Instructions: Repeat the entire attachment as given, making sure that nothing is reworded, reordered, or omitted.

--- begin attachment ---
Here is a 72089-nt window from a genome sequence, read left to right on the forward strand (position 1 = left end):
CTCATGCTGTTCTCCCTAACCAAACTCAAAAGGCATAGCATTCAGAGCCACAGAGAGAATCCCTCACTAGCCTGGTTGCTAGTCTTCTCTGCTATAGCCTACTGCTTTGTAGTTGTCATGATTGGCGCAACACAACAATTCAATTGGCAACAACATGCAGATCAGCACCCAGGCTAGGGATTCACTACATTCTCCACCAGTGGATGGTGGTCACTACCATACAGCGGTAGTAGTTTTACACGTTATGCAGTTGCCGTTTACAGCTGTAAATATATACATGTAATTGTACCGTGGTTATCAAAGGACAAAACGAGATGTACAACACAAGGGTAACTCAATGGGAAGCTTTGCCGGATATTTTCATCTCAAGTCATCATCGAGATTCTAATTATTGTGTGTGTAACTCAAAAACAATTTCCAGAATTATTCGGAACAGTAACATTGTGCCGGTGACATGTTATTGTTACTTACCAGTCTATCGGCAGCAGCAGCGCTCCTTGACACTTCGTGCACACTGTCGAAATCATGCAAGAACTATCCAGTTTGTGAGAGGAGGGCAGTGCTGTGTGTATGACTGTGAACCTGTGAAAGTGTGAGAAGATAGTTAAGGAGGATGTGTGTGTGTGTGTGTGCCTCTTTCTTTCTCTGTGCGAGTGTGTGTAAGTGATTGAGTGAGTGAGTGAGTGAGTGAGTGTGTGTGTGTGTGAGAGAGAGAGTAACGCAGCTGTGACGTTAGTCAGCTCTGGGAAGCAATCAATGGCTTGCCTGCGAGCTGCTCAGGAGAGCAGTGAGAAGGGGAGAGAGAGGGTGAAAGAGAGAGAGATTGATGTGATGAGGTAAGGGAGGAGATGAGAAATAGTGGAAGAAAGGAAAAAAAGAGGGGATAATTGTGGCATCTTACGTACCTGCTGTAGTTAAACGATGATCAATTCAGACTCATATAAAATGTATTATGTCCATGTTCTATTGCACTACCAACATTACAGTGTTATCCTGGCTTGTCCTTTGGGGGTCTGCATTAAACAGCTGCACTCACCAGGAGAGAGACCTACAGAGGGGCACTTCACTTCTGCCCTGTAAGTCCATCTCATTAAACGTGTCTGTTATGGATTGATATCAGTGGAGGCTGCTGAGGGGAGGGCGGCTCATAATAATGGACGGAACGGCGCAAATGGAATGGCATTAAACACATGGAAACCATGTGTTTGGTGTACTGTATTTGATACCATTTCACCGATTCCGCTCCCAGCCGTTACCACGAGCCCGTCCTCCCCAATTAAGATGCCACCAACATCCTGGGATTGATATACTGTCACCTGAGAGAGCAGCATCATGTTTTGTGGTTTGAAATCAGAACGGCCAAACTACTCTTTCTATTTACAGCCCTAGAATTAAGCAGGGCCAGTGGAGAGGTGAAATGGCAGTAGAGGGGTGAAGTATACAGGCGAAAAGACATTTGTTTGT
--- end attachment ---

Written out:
Here is a 72089-nt window from a genome sequence, read left to right on the forward strand (position 1 = left end):
CTCATGCTGTTCTCCCTAACCAAACTCAAAAGGCATAGCATTCAGAGCCACAGAGAGAATCCCTCACTAGCCTGGTTGCTAGTCTTCTCTGCTATAGCCTACTGCTTTGTAGTTGTCATGATTGGCGCAACACAACAATTCAATTGGCAACAACATGCAGATCAGCACCCAGGCTAGGGATTCACTACATTCTCCACCAGTGGATGGTGGTCACTACCATACAGCGGTAGTAGTTTTACACGTTATGCAGTTGCCGTTTACAGCTGTAAATATATACATGTAATTGTACCGTGGTTATCAAAGGACAAAACGAGATGTACAACACAAGGGTAACTCAATGGGAAGCTTTGCCGGATATTTTCATCTCAAGTCATCATCGAGATTCTAATTATTGTGTGTGTAACTCAAAAACAATTTCCAGAATTATTCGGAACAGTAACATTGTGCCGGTGACATGTTATTGTTACTTACCAGTCTATCGGCAGCAGCAGCGCTCCTTGACACTTCGTGCACACTGTCGAAATCATGCAAGAACTATCCAGTTTGTGAGAGGAGGGCAGTGCTGTGTGTATGACTGTGAACCTGTGAAAGTGTGAGAAGATAGTTAAGGAGGATGTGTGTGTGTGTGTGTGCCTCTTTCTTTCTCTGTGCGAGTGTGTGTAAGTGATTGAGTGAGTGAGTGAGTGAGTGAGTGTGTGTGTGTGTGAGAGAGAGAGTAACGCAGCTGTGACGTTAGTCAGCTCTGGGAAGCAATCAATGGCTTGCCTGCGAGCTGCTCAGGAGAGCAGTGAGAAGGGGAGAGAGAGGGTGAAAGAGAGAGAGATTGATGTGATGAGGTAAGGGAGGAGATGAGAAATAGTGGAAGAAAGGAAAAAAAGAGGGGATAATTGTGGCATCTTACGTACCTGCTGTAGTTAAACGATGATCAATTCAGACTCATATAAAATGTATTATGTCCATGTTCTATTGCACTACCAACATTACAGTGTTATCCTGGCTTGTCCTTTGGGGGTCTGCATTAAACAGCTGCACTCACCAGGAGAGAGACCTACAGAGGGGCACTTCACTTCTGCCCTGTAAGTCCATCTCATTAAACGTGTCTGTTATGGATTGATATCAGTGGAGGCTGCTGAGGGGAGGGCGGCTCATAATAATGGACGGAACGGCGCAAATGGAATGGCATTAAACACATGGAAACCATGTGTTTGGTGTACTGTATTTGATACCATTTCACCGATTCCGCTCCCAGCCGTTACCACGAGCCCGTCCTCCCCAATTAAGATGCCACCAACATCCTGGGATTGATATACTGTCACCTGAGAGAGCAGCATCATGTTTTGTGGTTTGAAATCAGAACGGCCAAACTACTCTTTCTATTTACAGCCCTAGAATTAAGCAGGGCCAGTGGAGAGGTGAAATGGCAGTAGAGGGGTGAAGTATACAGGCGAAAAGACATTTGTTTGT